Demand to bring workers back grows as industrial production takes a hit in Ludhiana
Owners of all large, medium and small-scale manufacturing units in Ludhiana are currently working with 40 to 50% labour capacity or even lessUpdated: Aug 02, 2020 00:08 IST
Even as they are spending lakhs of rupees arranging special buses to bring workers back from states of Uttar Pradesh, Bihar and Jharkhand, the industries reeling under labour shortage are struggling to meet the rising demand.
With the shortage hampering production and adversely affecting supply, the demand to bring labourers back by arranging special trains is only getting louder.
Owners of all large, medium and small-scale manufacturing units in Ludhiana are currently working with 40 to 50% labour capacity or even less. The district, which is a hub of cycle, hosiery and sewing machine industry, had seen migration of as many as 4 lakh migrants to their native states in May and June when the government arranged special Shramik Trains for them.
Considering that many left for their native places on foot, cycles and vehicles arranged on their own, the actual figure of migrants having left the state is much higher than the official figures.
In June, state industries minister Sham Sunder Arora had written to the central government to start special trains to ferry the migrants to Punjab. While no such special trains were started, a number of industrialists arranged private buses to bring migrants back. But those came at a high cost and a minuscule number of workers actually returned.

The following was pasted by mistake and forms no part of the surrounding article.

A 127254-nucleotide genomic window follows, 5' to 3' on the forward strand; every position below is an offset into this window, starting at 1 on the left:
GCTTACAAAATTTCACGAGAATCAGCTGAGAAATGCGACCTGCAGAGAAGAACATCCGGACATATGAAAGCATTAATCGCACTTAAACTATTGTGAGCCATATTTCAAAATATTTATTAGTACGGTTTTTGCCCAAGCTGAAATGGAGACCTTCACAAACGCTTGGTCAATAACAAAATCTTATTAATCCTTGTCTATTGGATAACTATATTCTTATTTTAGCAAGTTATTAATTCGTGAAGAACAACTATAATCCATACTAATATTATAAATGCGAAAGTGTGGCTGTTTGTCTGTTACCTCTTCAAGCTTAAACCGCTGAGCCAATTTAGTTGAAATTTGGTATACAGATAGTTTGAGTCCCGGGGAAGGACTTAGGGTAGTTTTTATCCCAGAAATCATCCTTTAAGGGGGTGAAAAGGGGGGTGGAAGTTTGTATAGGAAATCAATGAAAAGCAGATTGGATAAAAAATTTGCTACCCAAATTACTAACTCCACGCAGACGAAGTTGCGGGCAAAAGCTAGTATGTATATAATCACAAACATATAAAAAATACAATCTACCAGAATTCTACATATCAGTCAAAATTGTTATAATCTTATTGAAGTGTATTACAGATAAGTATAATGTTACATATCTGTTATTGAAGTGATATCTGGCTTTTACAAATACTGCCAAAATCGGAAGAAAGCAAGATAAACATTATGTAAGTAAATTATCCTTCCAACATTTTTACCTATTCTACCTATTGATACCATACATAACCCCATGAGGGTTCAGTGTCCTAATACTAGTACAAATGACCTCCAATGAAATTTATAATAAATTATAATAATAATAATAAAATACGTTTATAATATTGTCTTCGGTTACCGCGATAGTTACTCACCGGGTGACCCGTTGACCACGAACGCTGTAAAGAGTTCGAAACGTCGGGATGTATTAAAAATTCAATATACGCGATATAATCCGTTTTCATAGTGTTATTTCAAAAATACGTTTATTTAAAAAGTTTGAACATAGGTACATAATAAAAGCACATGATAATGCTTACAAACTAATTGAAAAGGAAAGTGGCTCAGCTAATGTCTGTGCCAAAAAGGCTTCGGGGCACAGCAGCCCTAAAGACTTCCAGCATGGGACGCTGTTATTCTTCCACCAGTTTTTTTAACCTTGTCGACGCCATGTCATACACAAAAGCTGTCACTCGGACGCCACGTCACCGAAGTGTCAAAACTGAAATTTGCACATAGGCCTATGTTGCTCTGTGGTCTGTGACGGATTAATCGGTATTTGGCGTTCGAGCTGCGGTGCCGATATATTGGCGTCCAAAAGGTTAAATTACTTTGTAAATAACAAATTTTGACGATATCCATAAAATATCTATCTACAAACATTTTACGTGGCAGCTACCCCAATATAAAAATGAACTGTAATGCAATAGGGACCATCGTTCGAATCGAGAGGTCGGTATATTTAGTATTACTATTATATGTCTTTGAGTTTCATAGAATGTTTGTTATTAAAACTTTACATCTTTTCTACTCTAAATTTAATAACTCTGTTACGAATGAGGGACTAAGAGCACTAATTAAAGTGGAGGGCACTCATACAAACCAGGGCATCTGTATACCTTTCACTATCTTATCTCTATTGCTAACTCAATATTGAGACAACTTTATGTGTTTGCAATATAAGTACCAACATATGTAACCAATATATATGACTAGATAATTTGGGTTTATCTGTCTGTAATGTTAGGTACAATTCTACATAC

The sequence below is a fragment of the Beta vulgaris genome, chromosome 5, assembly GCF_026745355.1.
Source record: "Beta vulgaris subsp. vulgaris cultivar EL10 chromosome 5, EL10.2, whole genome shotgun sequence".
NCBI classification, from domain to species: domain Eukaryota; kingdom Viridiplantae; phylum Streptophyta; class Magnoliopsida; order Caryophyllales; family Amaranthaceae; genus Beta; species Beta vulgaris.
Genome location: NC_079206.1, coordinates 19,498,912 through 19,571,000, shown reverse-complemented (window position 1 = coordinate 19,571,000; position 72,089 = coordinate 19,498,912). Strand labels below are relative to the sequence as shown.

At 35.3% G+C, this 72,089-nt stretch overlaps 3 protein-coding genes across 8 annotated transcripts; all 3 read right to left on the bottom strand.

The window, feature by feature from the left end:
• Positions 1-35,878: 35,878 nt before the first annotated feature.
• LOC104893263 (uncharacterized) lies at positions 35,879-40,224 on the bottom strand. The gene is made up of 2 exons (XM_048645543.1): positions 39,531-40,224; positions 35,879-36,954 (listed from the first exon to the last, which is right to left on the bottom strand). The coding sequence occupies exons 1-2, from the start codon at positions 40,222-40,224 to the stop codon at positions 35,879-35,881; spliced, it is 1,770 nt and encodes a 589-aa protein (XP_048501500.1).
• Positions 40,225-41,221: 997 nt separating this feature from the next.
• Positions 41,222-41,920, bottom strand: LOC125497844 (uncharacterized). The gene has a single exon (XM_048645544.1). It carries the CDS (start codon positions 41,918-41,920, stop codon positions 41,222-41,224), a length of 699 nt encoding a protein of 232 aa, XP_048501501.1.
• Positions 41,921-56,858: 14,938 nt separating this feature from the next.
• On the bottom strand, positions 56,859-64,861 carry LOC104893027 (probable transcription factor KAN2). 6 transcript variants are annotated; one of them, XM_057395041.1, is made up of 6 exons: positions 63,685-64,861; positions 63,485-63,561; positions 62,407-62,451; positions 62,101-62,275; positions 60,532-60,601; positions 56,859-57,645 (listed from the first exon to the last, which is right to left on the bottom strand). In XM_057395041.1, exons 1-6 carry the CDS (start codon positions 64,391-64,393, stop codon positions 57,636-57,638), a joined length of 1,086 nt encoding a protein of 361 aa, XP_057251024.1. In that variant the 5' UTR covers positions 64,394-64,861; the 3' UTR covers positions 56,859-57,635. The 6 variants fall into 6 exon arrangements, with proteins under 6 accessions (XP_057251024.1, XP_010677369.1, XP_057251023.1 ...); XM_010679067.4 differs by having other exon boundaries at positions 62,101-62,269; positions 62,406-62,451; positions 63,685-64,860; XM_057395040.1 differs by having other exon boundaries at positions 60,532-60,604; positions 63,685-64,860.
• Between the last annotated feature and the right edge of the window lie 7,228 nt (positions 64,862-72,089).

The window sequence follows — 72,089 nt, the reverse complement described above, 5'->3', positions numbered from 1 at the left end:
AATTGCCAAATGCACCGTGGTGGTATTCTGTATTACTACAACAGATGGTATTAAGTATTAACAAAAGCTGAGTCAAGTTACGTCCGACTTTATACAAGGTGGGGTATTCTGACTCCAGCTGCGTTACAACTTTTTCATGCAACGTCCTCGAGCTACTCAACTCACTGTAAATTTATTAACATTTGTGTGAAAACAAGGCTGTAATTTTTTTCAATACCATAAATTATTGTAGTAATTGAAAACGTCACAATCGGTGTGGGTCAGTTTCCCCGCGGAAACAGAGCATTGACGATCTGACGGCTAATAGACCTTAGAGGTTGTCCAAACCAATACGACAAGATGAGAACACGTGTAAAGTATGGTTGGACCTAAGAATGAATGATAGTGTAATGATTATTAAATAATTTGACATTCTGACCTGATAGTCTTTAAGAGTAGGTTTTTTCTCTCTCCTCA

“We are calling up the workers to come back but there are no special trains. Due to the shortage, there is a 15-day waiting period to supply cycles to our dealers. If the government started trains to send the labourers away, why is it not arranging trains to ferry them back?” said Omkar Singh Pahwa, chairman-cum-managing director (CMD) of Avon Cycles and president of the All India Cycle Manufacturers Association (AICMA).
On Thursday, in a video conference with Punjab chief minister Amarinder Singh, the industrialists rued shortage of labour. The CM assured them of taking up the issue with the Centre to bring back migrants to the state, said Sibin C, director, industries and commerce, Punjab.
“Slow production is also resulting in revenue losses to the government. With floods ravaging Bihar, the migrants are only staring at uncertainty,” said Rahul Ahuja, chairman, Confederation of Indian Industry (CII).
DS Chawla, president, United Cycle and Parts Manufacturers Association (UCPMA), said, “The demand for cycles has risen. We are short of technicians and skilled labour.”
SS Bhogal of Ludhiana-based Bhogal Cycles said the labourers are also scared of the 15-day quarantine period. “All the prior stocks have exhausted. The smooth functioning has definitely taken a hit in the absence of labour,” he said.